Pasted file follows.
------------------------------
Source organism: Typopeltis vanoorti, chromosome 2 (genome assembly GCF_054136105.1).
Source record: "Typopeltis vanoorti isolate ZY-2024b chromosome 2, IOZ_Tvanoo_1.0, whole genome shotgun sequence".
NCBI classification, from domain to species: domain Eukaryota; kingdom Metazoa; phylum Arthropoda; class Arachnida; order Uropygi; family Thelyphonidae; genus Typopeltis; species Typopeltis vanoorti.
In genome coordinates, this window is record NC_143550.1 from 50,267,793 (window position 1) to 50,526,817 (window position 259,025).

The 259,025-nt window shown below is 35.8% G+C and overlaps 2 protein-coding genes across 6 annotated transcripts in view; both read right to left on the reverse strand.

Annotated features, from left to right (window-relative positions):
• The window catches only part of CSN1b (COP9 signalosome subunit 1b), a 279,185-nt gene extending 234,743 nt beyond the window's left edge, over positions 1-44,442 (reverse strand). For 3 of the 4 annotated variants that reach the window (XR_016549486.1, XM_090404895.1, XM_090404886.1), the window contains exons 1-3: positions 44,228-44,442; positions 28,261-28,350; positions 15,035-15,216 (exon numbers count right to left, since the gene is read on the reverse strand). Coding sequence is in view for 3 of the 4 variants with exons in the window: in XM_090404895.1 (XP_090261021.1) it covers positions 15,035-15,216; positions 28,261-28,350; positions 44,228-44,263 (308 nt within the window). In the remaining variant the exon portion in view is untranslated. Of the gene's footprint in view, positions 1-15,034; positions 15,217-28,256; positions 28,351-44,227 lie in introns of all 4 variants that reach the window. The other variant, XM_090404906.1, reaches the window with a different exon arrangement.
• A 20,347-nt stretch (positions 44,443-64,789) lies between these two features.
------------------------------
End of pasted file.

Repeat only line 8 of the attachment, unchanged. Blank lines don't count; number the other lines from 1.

• A 20,347-nt stretch (positions 44,443-64,789) lies between these two features.